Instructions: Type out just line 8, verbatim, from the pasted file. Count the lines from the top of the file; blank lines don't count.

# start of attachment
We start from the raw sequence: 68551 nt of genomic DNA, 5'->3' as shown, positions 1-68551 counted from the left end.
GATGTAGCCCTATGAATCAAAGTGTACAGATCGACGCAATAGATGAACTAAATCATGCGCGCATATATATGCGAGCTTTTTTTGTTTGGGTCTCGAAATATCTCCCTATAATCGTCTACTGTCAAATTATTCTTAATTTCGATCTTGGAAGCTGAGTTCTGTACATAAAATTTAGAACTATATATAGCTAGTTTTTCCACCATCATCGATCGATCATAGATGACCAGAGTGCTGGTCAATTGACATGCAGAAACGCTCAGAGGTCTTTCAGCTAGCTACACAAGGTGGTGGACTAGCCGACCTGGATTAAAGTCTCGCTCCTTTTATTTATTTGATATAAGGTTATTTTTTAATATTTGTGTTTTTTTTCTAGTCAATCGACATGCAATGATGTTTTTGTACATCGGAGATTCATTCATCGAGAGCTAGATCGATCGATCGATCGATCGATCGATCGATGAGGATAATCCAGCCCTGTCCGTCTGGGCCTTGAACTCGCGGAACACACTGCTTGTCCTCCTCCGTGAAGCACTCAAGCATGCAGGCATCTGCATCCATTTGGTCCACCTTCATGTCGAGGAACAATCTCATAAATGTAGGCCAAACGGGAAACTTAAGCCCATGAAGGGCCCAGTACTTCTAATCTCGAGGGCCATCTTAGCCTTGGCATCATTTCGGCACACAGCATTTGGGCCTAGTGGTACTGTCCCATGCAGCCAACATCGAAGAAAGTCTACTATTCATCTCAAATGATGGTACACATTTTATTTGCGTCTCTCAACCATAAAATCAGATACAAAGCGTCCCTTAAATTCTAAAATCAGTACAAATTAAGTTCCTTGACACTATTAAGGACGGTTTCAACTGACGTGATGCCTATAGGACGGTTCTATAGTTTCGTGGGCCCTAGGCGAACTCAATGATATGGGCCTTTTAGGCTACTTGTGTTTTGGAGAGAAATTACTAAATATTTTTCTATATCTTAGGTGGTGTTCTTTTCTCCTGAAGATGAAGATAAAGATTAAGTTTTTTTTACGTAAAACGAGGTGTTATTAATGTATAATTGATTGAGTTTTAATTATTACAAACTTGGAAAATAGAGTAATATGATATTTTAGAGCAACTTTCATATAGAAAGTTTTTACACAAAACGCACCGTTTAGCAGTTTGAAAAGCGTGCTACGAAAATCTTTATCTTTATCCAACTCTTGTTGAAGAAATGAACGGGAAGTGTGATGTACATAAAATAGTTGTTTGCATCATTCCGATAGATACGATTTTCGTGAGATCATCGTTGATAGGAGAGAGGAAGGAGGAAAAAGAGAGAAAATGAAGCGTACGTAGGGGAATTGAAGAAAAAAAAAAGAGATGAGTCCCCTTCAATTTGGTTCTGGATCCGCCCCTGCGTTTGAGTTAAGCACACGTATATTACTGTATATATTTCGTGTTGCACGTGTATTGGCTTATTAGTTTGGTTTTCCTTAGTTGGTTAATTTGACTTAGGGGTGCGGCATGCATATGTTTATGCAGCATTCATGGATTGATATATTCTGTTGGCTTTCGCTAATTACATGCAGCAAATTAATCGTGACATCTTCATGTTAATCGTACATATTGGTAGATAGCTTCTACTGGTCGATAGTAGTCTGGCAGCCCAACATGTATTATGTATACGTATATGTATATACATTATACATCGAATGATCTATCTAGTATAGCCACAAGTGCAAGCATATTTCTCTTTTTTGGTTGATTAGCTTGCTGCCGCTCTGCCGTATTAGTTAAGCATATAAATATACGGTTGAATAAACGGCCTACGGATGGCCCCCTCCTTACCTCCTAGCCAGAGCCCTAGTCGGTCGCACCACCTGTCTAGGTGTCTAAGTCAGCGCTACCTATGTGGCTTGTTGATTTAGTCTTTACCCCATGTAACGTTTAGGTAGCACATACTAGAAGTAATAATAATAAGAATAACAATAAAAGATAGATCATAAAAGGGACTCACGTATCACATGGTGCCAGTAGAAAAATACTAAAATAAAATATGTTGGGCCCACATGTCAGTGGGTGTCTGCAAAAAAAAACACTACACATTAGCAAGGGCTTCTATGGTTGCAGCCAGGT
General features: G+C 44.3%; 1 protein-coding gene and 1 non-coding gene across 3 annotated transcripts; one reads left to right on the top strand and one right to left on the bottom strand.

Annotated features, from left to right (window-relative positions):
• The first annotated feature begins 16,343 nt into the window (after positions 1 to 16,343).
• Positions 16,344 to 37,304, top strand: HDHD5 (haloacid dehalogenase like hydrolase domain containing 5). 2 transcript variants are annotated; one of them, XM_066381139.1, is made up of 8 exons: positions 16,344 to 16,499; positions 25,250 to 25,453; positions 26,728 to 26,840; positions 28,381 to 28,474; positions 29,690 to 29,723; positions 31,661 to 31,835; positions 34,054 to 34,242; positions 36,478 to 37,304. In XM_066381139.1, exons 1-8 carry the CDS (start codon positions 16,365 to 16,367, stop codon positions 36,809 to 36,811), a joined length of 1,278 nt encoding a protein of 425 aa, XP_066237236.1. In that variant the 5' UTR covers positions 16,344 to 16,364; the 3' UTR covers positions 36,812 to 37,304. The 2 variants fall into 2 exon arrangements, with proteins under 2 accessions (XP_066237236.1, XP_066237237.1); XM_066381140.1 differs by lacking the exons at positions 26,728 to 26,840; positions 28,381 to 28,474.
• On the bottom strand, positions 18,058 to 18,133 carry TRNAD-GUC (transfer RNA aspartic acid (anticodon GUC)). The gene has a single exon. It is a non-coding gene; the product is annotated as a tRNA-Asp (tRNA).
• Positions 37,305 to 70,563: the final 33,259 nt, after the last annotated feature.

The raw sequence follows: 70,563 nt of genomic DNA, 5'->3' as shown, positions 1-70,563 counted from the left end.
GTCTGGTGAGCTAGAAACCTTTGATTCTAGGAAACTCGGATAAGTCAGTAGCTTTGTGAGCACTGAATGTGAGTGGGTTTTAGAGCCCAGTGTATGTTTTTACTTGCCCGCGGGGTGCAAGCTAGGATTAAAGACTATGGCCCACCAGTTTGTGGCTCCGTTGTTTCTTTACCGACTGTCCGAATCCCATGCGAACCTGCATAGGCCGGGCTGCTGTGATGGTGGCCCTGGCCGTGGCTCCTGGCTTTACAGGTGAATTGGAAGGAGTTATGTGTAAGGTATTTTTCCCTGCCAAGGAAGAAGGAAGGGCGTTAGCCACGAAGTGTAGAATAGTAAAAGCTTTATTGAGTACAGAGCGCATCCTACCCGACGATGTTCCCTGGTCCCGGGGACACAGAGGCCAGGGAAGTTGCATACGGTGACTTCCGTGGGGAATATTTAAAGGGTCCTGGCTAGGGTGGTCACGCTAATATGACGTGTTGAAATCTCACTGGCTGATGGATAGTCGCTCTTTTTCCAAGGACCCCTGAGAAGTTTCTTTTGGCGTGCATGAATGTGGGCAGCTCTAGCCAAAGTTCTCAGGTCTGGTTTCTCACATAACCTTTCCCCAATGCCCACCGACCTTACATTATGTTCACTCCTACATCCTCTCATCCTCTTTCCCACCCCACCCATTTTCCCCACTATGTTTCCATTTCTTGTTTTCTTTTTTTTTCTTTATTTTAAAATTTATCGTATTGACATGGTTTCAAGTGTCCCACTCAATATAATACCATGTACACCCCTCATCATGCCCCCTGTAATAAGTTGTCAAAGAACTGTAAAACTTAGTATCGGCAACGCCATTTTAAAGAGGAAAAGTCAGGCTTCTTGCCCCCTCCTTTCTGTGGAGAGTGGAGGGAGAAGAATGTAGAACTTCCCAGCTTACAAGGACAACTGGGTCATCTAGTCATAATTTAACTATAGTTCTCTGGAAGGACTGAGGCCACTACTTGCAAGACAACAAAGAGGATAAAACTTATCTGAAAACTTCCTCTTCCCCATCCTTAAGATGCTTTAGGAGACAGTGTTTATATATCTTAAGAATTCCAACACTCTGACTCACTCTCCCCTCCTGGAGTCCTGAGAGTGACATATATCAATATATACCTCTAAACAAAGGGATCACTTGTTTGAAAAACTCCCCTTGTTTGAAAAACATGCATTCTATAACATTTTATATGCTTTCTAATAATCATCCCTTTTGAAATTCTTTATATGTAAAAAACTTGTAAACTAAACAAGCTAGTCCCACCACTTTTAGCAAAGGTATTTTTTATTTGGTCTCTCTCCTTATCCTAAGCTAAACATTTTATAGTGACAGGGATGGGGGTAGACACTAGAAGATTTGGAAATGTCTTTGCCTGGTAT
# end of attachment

• Positions 37,305 to 70,563: the final 33,259 nt, after the last annotated feature.